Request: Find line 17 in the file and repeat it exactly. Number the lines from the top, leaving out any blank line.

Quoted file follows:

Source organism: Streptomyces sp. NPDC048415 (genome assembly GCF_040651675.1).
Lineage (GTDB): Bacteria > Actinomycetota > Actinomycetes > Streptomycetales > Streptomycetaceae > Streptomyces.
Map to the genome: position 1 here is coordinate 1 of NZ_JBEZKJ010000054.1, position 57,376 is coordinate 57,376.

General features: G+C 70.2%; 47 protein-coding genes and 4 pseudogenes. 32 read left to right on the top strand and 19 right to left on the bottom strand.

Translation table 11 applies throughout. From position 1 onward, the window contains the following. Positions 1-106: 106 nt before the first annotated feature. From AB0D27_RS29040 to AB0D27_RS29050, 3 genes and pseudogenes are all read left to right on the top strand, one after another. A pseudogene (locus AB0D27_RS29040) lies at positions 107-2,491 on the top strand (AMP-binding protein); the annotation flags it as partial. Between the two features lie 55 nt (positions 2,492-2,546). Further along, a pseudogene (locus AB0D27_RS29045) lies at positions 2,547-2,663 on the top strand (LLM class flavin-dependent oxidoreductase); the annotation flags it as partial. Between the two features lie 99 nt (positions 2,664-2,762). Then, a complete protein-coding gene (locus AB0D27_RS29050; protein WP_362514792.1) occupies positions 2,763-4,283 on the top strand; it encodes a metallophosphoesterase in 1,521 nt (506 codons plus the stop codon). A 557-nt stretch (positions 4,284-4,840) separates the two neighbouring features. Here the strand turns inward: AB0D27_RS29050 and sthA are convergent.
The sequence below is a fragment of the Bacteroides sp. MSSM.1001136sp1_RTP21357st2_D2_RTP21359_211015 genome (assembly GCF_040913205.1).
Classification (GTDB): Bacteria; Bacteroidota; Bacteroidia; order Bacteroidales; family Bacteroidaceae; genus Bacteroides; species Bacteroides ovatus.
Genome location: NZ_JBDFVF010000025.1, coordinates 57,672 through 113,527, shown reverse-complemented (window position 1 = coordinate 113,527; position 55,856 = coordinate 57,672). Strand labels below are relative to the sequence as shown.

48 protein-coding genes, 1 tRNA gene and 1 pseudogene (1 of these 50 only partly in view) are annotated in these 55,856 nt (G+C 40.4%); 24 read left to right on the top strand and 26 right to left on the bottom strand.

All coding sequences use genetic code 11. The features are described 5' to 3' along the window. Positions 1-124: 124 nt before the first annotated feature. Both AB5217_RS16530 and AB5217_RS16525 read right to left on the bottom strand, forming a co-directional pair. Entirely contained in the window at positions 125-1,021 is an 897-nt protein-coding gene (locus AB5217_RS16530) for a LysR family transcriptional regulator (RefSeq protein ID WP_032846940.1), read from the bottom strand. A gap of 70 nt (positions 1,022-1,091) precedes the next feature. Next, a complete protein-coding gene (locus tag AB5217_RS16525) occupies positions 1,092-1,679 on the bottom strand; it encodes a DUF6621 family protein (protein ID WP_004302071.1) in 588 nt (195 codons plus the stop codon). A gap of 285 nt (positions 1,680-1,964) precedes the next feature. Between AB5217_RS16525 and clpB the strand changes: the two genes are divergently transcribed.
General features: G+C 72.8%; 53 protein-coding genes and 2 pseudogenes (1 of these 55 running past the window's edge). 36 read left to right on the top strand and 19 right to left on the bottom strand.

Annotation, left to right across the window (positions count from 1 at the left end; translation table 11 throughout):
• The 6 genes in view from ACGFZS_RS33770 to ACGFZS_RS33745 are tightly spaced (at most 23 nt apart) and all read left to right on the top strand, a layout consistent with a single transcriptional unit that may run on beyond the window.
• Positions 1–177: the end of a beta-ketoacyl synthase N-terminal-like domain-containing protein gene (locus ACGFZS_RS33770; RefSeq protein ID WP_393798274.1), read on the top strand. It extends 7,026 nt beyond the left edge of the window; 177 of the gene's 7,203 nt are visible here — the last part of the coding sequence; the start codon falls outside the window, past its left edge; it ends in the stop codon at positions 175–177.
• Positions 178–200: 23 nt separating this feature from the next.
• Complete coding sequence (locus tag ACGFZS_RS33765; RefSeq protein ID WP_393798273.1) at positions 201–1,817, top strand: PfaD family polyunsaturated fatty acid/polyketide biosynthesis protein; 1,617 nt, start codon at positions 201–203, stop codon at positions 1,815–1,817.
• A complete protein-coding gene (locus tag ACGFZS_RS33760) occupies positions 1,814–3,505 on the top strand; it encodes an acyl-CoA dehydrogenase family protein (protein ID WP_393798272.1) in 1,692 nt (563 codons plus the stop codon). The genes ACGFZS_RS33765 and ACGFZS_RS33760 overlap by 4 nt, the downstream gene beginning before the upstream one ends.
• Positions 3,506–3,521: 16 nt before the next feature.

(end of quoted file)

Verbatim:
• A complete protein-coding gene (locus tag ACGFZS_RS33760) occupies positions 1,814–3,505 on the top strand; it encodes an acyl-CoA dehydrogenase family protein (protein ID WP_393798272.1) in 1,692 nt (563 codons plus the stop codon). The genes ACGFZS_RS33765 and ACGFZS_RS33760 overlap by 4 nt, the downstream gene beginning before the upstream one ends.